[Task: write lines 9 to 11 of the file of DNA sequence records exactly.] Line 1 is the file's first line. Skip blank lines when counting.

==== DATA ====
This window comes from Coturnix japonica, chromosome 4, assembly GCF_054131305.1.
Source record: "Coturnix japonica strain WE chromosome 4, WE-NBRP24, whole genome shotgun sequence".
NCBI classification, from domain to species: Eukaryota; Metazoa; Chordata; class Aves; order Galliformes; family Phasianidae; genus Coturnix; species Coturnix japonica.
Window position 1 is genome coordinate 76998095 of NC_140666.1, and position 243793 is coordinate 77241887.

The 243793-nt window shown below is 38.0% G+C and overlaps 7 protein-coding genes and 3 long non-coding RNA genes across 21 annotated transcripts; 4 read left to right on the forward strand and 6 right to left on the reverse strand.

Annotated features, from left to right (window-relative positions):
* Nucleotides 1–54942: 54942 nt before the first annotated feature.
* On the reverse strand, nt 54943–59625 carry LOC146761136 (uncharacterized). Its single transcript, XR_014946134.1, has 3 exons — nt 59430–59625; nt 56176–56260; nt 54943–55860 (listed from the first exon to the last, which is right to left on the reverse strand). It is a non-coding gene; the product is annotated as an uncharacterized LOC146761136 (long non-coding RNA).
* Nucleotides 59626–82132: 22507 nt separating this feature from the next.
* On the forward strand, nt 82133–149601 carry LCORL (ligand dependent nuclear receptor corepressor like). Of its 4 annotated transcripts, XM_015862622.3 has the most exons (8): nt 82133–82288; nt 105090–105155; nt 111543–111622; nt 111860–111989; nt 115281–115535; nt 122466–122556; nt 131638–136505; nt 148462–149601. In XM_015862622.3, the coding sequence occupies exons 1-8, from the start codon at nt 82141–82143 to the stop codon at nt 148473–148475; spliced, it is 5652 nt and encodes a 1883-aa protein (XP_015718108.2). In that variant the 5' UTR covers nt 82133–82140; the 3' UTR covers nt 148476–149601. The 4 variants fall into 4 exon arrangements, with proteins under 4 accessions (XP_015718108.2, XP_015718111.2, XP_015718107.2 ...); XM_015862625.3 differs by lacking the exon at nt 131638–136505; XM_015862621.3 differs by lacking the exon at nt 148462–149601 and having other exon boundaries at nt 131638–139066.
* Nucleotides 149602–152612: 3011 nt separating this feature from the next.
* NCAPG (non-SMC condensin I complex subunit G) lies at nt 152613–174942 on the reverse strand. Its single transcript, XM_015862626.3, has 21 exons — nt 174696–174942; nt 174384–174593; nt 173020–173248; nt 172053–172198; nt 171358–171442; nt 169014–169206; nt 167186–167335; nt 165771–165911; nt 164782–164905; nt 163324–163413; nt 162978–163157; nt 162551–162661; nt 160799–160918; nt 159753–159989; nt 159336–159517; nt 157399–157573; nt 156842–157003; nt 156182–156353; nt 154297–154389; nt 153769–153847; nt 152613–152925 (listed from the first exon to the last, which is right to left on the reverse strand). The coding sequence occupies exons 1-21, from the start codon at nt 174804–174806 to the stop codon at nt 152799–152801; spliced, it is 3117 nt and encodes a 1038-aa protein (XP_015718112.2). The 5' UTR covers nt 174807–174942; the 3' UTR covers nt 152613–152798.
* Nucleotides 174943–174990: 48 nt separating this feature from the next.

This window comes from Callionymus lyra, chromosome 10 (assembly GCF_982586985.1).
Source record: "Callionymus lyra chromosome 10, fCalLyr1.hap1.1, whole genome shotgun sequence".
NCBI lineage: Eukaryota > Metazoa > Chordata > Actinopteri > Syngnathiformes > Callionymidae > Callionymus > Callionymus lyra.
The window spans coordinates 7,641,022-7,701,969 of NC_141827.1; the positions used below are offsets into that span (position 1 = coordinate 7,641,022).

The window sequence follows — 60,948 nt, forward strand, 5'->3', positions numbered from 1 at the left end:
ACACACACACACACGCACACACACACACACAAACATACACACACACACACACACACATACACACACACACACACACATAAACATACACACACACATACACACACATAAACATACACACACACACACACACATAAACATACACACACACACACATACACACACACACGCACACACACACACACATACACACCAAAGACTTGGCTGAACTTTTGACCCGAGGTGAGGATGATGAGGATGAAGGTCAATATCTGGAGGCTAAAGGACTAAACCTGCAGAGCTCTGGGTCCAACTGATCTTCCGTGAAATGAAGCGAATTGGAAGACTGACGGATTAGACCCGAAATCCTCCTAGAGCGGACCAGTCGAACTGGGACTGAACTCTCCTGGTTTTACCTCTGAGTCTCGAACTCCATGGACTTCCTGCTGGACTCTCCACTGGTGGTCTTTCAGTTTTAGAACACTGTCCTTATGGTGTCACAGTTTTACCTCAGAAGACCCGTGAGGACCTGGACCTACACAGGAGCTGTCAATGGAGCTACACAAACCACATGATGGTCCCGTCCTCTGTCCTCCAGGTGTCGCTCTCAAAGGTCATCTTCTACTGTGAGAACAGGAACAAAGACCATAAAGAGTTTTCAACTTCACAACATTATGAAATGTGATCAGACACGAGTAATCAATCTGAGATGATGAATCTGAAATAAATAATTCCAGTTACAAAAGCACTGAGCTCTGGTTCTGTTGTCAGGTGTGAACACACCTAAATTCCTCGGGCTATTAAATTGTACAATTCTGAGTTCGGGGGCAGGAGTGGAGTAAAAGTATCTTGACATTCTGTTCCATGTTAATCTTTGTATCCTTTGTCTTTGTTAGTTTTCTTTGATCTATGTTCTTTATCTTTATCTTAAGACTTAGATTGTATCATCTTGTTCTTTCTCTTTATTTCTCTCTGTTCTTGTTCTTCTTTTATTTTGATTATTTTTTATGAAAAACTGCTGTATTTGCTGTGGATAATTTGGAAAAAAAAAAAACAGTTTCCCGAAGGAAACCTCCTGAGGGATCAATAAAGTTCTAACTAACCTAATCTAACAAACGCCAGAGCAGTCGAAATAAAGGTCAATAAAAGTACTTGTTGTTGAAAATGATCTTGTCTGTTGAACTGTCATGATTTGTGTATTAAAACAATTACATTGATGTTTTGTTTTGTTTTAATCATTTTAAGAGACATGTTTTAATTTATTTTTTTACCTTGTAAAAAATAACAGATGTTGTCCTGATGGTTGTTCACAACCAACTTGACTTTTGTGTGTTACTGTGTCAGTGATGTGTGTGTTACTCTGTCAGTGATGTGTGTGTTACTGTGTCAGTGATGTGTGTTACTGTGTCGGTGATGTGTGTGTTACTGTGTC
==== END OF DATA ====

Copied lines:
* Nucleotides 59626–82132: 22507 nt separating this feature from the next.
* On the forward strand, nt 82133–149601 carry LCORL (ligand dependent nuclear receptor corepressor like). Of its 4 annotated transcripts, XM_015862622.3 has the most exons (8): nt 82133–82288; nt 105090–105155; nt 111543–111622; nt 111860–111989; nt 115281–115535; nt 122466–122556; nt 131638–136505; nt 148462–149601. In XM_015862622.3, the coding sequence occupies exons 1-8, from the start codon at nt 82141–82143 to the stop codon at nt 148473–148475; spliced, it is 5652 nt and encodes a 1883-aa protein (XP_015718108.2). In that variant the 5' UTR covers nt 82133–82140; the 3' UTR covers nt 148476–149601. The 4 variants fall into 4 exon arrangements, with proteins under 4 accessions (XP_015718108.2, XP_015718111.2, XP_015718107.2 ...); XM_015862625.3 differs by lacking the exon at nt 131638–136505; XM_015862621.3 differs by lacking the exon at nt 148462–149601 and having other exon boundaries at nt 131638–139066.
* Nucleotides 149602–152612: 3011 nt separating this feature from the next.